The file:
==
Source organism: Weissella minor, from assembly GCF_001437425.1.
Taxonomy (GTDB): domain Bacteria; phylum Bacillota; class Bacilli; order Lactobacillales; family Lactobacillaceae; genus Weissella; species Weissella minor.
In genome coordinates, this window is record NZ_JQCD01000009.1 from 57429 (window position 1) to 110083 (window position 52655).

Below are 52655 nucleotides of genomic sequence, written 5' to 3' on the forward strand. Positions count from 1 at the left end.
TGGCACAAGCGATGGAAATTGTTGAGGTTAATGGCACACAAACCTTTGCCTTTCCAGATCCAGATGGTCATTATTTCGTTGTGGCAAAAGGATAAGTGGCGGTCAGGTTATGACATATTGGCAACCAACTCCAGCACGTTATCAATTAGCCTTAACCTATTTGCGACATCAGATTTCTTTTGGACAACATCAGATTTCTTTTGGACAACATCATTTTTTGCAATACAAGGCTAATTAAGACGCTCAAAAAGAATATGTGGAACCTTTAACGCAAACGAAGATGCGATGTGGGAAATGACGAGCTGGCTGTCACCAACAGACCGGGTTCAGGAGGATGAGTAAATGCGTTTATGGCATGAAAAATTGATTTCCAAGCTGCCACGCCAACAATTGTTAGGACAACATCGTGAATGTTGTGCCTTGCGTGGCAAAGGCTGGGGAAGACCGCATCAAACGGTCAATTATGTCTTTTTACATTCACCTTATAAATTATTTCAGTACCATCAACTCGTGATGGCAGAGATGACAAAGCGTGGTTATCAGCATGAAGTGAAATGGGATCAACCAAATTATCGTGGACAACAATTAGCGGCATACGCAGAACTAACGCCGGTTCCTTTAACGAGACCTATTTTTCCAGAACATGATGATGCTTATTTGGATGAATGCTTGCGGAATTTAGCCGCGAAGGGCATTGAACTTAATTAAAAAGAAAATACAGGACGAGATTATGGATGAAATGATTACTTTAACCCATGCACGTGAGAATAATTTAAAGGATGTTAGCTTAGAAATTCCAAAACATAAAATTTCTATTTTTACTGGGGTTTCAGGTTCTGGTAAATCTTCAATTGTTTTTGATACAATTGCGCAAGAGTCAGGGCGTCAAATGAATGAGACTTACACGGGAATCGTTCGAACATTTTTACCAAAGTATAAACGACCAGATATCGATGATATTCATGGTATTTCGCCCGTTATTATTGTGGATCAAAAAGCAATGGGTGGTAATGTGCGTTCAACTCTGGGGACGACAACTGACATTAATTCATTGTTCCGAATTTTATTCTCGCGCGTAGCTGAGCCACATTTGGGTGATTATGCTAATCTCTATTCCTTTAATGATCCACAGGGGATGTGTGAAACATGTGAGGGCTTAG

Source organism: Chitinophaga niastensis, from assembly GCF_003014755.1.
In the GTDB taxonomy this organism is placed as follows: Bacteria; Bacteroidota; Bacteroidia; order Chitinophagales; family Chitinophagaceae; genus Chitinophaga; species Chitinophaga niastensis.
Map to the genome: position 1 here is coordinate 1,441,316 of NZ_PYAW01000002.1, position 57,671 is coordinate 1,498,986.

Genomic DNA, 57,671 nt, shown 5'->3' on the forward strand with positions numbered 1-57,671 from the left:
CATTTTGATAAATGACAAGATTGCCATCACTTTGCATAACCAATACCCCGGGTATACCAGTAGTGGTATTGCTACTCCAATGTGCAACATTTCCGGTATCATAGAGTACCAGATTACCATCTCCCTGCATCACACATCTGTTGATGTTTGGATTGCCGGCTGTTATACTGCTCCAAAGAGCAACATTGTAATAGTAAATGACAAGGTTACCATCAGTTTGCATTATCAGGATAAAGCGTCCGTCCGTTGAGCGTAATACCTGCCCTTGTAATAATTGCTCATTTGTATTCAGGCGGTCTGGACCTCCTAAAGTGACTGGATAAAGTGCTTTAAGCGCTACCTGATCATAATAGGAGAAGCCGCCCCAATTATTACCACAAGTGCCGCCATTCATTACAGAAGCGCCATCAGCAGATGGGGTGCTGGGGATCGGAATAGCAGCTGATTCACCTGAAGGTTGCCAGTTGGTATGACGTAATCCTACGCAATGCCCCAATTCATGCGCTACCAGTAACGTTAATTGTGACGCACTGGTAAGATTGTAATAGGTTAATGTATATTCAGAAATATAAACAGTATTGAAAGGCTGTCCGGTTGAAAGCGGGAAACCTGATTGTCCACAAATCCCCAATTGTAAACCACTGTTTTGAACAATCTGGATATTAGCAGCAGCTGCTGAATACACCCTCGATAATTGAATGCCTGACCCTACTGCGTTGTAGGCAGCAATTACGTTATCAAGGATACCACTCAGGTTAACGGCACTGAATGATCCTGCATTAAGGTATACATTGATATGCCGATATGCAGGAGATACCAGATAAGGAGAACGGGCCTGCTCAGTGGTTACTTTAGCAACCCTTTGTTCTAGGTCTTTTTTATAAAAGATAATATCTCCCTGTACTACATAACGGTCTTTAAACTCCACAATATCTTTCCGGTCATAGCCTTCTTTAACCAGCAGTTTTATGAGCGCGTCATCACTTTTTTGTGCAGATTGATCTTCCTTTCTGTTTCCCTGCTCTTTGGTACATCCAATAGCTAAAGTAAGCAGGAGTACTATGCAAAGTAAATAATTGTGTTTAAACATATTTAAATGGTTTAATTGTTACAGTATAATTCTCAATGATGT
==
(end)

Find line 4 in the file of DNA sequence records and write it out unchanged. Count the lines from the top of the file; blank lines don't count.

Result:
Below are 52655 nucleotides of genomic sequence, written 5' to 3' on the forward strand. Positions count from 1 at the left end.